CANTOR AUDITORIUM — The two men from teamLab were an odd couple.
Before an audience of twenty, Takashi Kudo—slight, impish—quickly established himself as the spokesperson for the pair. Owlish eyeglasses and a tendency towards gesticulation lent him an earnestness to contrast with an otherwise severe ensemble: a long, black button-up; a t-shirt to match; a bright green mohawk that ended, inexplicably, in a manbun.
Toshiyuki Inoko, hunched over the lectern, spoke in low tones and watched as Takashi translated. Toshiyuki moved with an easy languor, wore a denim jacket over a white t-shirt with joggers, and seemed every bit the urban greaser to Takashi’s minimalist punk.
teamLab, at its inception, might’ve seemed a marriage of opposites. Founded in 2001 by Toshiyuki, the arts collective initially consisted of a handful of artists and engineers (communications director Takashi holds degrees in philosophy and literature; Toshiyuki, in physics and information technology). Today, teamLab has over 400 members and has shown work in Paris, San Francisco, London, and Beijing, among others, and is currently showing artwork at the Pace Art + Technology Gallery in Menlo Park. The melding of art and technology is a buzzy motif in modern art—how else are we to reconcile analog art with a wired, wired world?—but teamLab’s efforts are a true-blue union of the two.
In his lecture, Takashi recounted the sometimes one-sided process of viewing traditional art. Jostled by a crowd of admirers before Leonardo’s Mona Lisa in the Louvre, Takashi realized that his fellow museum goers were a nuisance. “The relation between art and people was one-by-one,” he explained. “[teamLab’s] artwork makes viewing collaborative.” To that end, Toshiyuki and teamLab have labored to create immersive, experiential wonderlands that adapt to their viewers. Far from passively observing oils on canvas, a visitor to teamLab works “Floating Flower Field,” “Flutter of Butterflies Beyond Borders,” or “Crystal Universe” will find themselves in conversation with the artwork and other viewers.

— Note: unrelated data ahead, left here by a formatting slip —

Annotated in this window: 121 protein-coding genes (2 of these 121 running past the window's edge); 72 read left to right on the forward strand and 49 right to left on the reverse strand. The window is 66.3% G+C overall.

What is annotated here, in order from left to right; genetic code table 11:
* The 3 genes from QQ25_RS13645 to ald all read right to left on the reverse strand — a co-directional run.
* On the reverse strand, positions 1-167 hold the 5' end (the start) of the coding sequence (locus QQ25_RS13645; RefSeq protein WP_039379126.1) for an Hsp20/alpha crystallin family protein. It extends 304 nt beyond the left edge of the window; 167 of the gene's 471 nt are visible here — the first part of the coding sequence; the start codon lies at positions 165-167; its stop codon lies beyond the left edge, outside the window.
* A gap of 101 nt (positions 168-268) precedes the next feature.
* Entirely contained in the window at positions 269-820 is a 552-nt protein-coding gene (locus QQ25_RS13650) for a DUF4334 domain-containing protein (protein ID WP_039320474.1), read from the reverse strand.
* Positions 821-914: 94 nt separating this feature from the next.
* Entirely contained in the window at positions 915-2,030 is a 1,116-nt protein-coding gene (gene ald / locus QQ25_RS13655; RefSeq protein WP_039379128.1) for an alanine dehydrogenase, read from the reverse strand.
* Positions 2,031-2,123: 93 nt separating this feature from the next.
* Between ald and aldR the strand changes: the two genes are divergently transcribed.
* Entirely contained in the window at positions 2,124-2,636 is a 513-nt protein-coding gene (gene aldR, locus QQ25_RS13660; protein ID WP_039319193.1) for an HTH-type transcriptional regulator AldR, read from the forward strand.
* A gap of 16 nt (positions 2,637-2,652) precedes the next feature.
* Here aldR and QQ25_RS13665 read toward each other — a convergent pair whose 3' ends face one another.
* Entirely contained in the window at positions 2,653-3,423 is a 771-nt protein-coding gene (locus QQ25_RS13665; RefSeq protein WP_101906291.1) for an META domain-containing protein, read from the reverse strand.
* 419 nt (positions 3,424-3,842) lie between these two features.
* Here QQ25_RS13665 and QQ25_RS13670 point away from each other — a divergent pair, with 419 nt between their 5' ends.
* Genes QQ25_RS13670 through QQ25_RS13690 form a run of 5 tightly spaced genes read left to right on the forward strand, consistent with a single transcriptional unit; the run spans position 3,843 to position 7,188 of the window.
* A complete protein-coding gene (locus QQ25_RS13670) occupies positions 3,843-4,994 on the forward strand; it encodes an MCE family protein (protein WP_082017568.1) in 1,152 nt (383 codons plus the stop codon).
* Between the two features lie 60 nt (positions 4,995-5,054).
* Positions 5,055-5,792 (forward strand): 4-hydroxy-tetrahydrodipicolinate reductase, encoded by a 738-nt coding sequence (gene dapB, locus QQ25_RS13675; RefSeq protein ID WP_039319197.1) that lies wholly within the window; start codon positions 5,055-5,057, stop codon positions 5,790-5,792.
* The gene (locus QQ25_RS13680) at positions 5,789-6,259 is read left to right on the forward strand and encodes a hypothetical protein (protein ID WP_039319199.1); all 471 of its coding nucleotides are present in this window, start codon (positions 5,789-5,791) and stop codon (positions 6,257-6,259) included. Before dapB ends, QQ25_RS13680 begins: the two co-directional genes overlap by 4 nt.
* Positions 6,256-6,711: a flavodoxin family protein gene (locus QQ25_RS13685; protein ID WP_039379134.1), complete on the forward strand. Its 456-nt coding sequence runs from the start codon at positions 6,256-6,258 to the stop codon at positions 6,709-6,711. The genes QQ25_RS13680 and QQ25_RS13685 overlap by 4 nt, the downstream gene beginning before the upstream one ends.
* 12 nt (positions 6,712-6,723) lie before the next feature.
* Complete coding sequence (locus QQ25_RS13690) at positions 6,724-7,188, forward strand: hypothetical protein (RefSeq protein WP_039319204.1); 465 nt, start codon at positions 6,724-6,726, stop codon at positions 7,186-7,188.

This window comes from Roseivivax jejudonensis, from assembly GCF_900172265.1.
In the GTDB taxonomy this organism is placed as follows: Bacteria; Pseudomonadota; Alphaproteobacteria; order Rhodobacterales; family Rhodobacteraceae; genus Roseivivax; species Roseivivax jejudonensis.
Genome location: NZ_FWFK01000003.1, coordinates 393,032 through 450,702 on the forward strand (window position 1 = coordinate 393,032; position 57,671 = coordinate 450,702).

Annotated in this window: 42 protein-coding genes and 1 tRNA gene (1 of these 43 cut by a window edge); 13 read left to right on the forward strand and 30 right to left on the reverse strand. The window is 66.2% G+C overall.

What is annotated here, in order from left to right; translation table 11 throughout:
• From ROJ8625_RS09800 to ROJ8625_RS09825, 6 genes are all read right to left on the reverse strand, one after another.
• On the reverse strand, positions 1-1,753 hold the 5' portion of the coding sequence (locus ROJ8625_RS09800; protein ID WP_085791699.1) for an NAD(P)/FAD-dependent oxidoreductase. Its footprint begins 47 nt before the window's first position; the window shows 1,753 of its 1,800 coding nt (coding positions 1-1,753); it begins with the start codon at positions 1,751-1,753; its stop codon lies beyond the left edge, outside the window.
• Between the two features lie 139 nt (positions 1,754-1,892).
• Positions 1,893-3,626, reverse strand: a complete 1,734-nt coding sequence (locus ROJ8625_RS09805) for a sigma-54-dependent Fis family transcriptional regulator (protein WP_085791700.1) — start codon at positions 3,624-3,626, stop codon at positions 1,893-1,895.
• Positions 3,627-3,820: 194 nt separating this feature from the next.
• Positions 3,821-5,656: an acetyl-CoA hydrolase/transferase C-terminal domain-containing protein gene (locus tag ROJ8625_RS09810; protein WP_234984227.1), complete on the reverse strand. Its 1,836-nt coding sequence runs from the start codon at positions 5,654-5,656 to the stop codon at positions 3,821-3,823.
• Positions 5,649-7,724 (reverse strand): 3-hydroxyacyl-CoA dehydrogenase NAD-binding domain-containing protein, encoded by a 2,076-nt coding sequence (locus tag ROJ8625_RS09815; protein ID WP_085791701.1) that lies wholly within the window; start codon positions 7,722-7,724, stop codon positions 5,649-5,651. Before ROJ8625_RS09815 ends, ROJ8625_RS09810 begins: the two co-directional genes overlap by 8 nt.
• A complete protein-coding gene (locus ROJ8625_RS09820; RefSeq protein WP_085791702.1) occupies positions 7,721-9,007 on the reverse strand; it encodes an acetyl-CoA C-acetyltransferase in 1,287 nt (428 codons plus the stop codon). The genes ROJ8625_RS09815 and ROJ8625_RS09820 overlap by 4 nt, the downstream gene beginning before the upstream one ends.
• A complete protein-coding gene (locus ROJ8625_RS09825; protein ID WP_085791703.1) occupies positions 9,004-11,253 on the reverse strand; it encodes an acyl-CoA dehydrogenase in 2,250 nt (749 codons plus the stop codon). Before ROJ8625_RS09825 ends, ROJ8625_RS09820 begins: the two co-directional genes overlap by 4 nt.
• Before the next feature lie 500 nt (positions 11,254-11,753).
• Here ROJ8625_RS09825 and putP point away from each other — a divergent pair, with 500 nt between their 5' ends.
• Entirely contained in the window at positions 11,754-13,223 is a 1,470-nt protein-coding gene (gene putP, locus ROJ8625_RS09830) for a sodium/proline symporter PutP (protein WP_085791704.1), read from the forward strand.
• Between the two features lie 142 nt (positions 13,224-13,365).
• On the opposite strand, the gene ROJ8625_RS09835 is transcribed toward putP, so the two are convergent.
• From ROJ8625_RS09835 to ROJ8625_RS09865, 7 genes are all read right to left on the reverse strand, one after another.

Floor, ceiling, and four walls react to a visitor’s presence and touch—in “A Whole Year Per Hour,” digital flowers die at the touch of a hand and grow on unmoving objects. Once, Takashi recalled, a large group of museum goers flooded into the exhibit, only to find that the flowers had all died from an influx of human presence. One man proposed that the group leave the room and enter, in smaller groups or alone, to observe the flowers. They did–and the flowers flourished.
Takashi projected a photo of himself lying fast asleep on the floor of the installment, speckled with the images of dozens of blossoms. They’d covered his motionless body over the course of his nap. A colleague had snapped the photo, he said, having found the spectacle oddly beautiful. “And I am normally not beautiful,” Takashi said, to chuckles from the audience.
Nature is a motif in most of teamLab’s works—nature made aware of itself and its admirers. In the technological dreamscape of teamLab’s art, tendrils of hanging flowers make way for visitors, an electronic rice paddy swirls and eddies around the knees of the curious, and the crystalline universe (a Milky Way of LEDs) is a tangible thing. The nature in these exhibitions is, in a sense, a perfected nature. With the capabilities of computer science and engineering, teamLab’s created nature is infinitely affected and finely aware, able to read visitors’ reactions and react in kind.
In drawing away from the natural by using the artificiality of circuitboards and LEDs, teamLab has actually brought audiences closer to nature. Even more than flowers and trees and small animals, intuition seems to come from nature—there’s an organic, childlike quality to the collective’s most complex projects. teamLab might be the world’s largest collection of grown-up children, those who’ve indulged their childhood awe with feats of technical prowess.
There’s no handbook to guide our appreciation of teamLab’s artwork. Our predilection for touch, exploration, and wonderment allows us to explore teamLab’s masterpieces on our own terms, in the confluence of technology and artistry.
Photos courtesy of Pace Art + Technology.